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The Bozo Shows
On Monday evening, September 14, 1959, WPIX TV 11 became the first NYC based TV station to present 'Bozo The Clown.'
Channel 11 aired the Bozo TV cartoons created and produced by Jayarc Productions Inc. and distributed by Larry Harmon Pictures Inc. set against the backdrop of a traveling circus. Kids TV wraparound host/ peformer Bill Britten played the World's Most Famous Clown aloing with other comedic characters that he developed for the show.
Britten's Bozo would also engage his studio audience and viewers in games, songs, informational segments, and interviews with guest personalities between the animated Bozo TV cartoons.
In the cartoons, Larry Harmon provided the voice of Bozo, Paul Frees did the voices of Short Biggie, The Mad Scientist, Leory, The Mad Scientist Henchman, Elvis (Bozo's Talking dog), Wacko Wolf and the Circus Boss (Bozo's Ringmaster).
WPIX broadcast 'The Bozo The Clown Show' weekday evenings until Friday, March 1, 1963. The show underwent a title change to 'Bozo's Big Top Circus' and moved to weekday afternoons beginning Monday, March 4, 1963. 'Bozo's Big Top Circus' continued until Friday June 2, 1963.
With a new earlier timeslot, Britten played Bozo one more time on 'Bozo's Cartoon Circus Lunchtime Show' (at Peanut Butter & Jelly time) on WPIX 11 from Monday, June 24, 1963 until Friday, August 14, 1964.
Five years later, WOR 9 became the second and the last NYC based TV station to create and produce its own Bozo Show. WOR's 'Bozo Show' was seen weekday mornings beginning on Monday, February 3, 1969.
Actor/ singer Gordon Ramsey portrayed Bozo, entertainer Tom Mahoney played Grandma Nelly (Bozo's grandmother), Prof. Tweetiefoofer and Slimjim, character actor / dialectician and scriptwriter, producer Earl George played Snappy Pappy (a loudmouth hillbilly), Larru Loveless and The Circus Boss.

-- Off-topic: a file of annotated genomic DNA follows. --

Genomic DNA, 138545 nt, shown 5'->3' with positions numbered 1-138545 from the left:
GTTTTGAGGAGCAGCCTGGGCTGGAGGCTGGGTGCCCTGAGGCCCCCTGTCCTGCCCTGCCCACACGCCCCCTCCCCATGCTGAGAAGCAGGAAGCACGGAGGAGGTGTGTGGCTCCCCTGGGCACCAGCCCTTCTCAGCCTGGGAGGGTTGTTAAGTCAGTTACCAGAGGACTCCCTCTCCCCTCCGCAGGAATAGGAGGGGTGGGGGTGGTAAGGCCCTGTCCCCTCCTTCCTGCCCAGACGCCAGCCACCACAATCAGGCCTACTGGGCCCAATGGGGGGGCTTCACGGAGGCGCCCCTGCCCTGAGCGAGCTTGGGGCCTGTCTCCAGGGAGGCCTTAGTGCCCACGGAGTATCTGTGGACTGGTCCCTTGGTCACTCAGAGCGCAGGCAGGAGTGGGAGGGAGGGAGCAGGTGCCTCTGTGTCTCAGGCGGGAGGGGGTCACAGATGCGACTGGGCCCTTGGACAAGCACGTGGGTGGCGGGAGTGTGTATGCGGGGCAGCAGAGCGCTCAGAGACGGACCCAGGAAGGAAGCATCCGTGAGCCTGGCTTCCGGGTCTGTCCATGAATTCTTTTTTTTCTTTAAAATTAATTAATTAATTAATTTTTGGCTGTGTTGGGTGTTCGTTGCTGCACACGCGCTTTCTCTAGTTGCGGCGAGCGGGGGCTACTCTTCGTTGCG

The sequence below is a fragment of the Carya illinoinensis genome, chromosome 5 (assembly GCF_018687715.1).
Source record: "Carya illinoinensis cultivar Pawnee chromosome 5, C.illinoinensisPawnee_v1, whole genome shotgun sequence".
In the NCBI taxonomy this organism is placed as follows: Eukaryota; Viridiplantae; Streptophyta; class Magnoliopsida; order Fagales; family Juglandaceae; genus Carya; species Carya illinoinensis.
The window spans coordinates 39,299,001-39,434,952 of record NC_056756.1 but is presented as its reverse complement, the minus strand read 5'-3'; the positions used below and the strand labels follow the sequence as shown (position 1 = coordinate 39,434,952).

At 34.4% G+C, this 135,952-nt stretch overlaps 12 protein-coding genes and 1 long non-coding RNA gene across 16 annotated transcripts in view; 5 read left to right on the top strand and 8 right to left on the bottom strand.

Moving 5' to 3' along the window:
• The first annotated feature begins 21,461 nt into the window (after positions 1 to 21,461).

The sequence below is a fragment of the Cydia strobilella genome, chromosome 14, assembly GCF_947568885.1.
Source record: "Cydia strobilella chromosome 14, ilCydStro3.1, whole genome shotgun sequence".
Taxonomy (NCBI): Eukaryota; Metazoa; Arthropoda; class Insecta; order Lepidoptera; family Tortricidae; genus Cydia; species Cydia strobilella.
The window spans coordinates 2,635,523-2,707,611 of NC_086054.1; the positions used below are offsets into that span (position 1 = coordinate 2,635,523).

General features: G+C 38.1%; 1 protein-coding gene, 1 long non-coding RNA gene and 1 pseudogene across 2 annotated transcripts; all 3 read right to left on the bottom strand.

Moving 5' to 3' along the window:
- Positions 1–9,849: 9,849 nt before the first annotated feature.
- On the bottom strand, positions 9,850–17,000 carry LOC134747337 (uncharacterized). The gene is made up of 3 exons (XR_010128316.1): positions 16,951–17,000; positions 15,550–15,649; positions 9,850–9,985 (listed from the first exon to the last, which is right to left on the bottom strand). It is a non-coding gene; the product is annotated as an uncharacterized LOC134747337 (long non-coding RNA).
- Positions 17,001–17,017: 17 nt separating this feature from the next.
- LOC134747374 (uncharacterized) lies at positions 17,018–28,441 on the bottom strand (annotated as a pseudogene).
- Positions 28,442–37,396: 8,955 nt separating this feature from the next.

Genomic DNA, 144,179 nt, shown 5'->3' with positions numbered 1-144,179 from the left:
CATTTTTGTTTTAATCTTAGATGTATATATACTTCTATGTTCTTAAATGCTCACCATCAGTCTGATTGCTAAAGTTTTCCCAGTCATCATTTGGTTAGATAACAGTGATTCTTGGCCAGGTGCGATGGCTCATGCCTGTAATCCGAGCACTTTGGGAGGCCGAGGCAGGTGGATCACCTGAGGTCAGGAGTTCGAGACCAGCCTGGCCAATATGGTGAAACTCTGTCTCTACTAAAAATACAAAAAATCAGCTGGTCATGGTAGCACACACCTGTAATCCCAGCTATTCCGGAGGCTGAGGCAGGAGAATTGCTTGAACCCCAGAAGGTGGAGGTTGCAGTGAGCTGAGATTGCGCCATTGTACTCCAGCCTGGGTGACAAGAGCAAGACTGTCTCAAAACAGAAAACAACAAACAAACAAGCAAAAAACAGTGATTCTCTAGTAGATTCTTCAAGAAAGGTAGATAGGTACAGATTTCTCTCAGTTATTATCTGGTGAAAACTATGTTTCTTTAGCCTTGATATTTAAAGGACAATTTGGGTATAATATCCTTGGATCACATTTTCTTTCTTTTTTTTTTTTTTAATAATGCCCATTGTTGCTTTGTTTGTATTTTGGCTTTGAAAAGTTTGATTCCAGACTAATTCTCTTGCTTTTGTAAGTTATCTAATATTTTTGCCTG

Claude Kirchner briefly served as the show's ringmaster/ announcer but was replaced by Mr. George's Circus Boss.
Ramsey's Bozo and his fellow clowns, Mahoney & Gegorge would engage their studio audiences and their viewers in games, songs, comedy skits, magic tricks, craftmaking, hobbies, informational segments and interviews with guest peformers like the Amazing James Randi and ventriloquist Angela Martin in between the reruns of The Bozo cartoons and Flash Gordon / Buck Rogers movie serials starring Buster Crabbe, Frank Shannon, Jean Rogers, Carol Hughs, Dick Alexander, Tony Warde and Charlie Middleton.
'The Bozo Show' ended on Friday, September 12, 1969, moving to a weekday afternoon timeslot and retitled 'Circus/ Circus/ Circus' beginning Monday, September 15, 1969 until Channel 9 folded up the big top for good on Friday, January 30, 1970.
I can recall when I first saw one of my favorite TV performers, Bozo The Clown, played by a talented and dear man Mr. Bill Britten, at a personal appearance at the Laconia Movie Theater at E. 225 St. and White Plains Rd. in the Bronx.
It was probably 1960 or 1961 and Bozo performed his schitk and engaged the theater audience in songs and games and asked us all to give a loud war whoop for Princess Ticklefeather, the Native American ventriloquist Ms. Doris Faye.
Princess Ticklefeather went up onto the stage where she did comedy skits with her little girl puppet (some sources say her name was "Sunshine" others say her name was "Buttons"). She gave us a lot of laughs but eventually Bozo and the Princess had to leave and the theater management showed the George Pal/ MGM 1958 movie Tom Thumb with Russ Tamblyn, Alan Young (before Mr. Ed), Terry Thomas, Peter Sellers, Jessie Mathews, Bernard Miles, June Thornburn, Peter Bull, and The Puppetoons (voiced by Dallas McKennon and Stan Freberg).
A few years later, around Easter week of 1964 or 1965, I got to see Chuck McCann and the Paul Ashley Puppets. My mother, my aunts, my cousins and I watched Chuck and Paul's puppets perform their funniest skits and lip sync to such songs as 'Hello Dolly' (the Louis Armstrong version), 'She Loves You Yeah Yeah Yeah,' 'Love Me Do,' 'Do You Want To Know A Secret,' and 'I Wanna Hold Your Hand.' Chuck came out and did skits as Dr. Zebra, Little Orphan Annie and as Laurel & Hardy.
The was the first time that I saw him play these two beloved movie comics without the puppets - he simply put on a derby hat and became Stan Laurel, then put on a fake mustache, still sporting the derby, and became Oliver Hardy. He did a skit called That Reminds Me Of Thursday or I called it The Thursday Bit With The Fingers (Chuck's Stan just holds his fingers in the OK sign and he explains why it reminds him of Thursday).
Chuck even performed his theme song from Let's Have
Fun - 'Put On A Happy Face.'
Damn It! I didn't get an autograph from Chuck & Paul but many years later I did meet them and interview them (along with Bill Britten).
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